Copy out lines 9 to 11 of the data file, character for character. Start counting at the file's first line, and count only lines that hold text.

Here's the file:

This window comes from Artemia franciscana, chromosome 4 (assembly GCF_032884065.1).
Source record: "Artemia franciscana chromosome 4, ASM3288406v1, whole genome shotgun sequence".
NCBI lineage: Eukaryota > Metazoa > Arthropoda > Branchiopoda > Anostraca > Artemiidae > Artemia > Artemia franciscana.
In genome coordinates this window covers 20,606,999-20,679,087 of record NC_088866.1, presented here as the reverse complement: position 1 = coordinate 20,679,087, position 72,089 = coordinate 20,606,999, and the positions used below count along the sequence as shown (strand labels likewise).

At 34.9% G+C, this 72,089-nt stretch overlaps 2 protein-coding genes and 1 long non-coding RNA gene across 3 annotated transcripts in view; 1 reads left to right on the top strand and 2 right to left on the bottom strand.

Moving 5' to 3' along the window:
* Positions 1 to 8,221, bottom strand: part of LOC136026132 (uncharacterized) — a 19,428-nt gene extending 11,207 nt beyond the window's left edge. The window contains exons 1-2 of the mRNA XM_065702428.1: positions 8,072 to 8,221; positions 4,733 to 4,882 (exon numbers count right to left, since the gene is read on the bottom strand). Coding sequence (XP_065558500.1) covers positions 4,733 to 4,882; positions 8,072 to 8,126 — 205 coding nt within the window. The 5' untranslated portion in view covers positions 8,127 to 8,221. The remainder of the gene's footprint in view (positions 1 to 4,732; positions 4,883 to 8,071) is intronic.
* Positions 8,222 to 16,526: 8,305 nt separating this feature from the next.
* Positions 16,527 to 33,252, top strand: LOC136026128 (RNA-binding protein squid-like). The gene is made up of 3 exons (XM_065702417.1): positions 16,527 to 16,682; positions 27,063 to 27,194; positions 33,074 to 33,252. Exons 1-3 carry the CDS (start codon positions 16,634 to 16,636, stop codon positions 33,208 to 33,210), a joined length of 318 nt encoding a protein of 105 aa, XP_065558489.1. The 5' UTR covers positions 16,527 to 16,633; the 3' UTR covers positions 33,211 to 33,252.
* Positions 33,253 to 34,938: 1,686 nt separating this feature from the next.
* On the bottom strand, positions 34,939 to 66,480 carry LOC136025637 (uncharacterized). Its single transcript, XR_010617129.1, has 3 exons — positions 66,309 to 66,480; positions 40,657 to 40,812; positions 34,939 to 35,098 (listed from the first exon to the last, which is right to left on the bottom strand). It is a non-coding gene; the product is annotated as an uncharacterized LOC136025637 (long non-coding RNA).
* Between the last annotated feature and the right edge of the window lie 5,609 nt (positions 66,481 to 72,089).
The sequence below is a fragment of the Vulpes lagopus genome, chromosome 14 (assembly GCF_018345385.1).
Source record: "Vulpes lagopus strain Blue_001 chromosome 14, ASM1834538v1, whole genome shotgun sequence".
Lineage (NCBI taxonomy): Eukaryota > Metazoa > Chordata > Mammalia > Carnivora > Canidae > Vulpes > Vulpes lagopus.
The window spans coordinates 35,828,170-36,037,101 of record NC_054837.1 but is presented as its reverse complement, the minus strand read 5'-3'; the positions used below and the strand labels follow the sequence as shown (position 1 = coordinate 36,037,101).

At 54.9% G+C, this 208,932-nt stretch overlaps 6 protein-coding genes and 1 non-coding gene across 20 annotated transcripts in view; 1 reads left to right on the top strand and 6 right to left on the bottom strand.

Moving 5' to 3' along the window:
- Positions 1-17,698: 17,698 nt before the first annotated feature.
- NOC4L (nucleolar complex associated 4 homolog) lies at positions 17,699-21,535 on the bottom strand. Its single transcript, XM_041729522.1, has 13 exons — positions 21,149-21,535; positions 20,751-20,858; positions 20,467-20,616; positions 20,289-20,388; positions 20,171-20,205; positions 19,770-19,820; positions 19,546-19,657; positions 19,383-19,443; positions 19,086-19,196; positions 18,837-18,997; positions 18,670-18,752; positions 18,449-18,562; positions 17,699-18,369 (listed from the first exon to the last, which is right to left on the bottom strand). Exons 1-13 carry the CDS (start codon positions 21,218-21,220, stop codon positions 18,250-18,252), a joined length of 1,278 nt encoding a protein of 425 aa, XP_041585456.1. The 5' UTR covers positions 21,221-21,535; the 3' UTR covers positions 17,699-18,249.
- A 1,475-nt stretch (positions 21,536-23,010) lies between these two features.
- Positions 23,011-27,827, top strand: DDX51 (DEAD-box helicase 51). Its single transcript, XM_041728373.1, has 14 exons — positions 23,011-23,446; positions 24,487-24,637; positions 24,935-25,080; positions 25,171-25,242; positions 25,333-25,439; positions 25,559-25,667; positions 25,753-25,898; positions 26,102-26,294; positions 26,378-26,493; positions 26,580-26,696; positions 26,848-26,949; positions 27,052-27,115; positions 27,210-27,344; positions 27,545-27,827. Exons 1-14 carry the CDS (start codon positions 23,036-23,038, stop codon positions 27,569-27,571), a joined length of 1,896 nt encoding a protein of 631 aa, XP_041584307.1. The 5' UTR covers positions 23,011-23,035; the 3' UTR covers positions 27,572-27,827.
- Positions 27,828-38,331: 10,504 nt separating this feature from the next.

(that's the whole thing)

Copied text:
* Positions 16,527 to 33,252, top strand: LOC136026128 (RNA-binding protein squid-like). The gene is made up of 3 exons (XM_065702417.1): positions 16,527 to 16,682; positions 27,063 to 27,194; positions 33,074 to 33,252. Exons 1-3 carry the CDS (start codon positions 16,634 to 16,636, stop codon positions 33,208 to 33,210), a joined length of 318 nt encoding a protein of 105 aa, XP_065558489.1. The 5' UTR covers positions 16,527 to 16,633; the 3' UTR covers positions 33,211 to 33,252.
* Positions 33,253 to 34,938: 1,686 nt separating this feature from the next.
* On the bottom strand, positions 34,939 to 66,480 carry LOC136025637 (uncharacterized). Its single transcript, XR_010617129.1, has 3 exons — positions 66,309 to 66,480; positions 40,657 to 40,812; positions 34,939 to 35,098 (listed from the first exon to the last, which is right to left on the bottom strand). It is a non-coding gene; the product is annotated as an uncharacterized LOC136025637 (long non-coding RNA).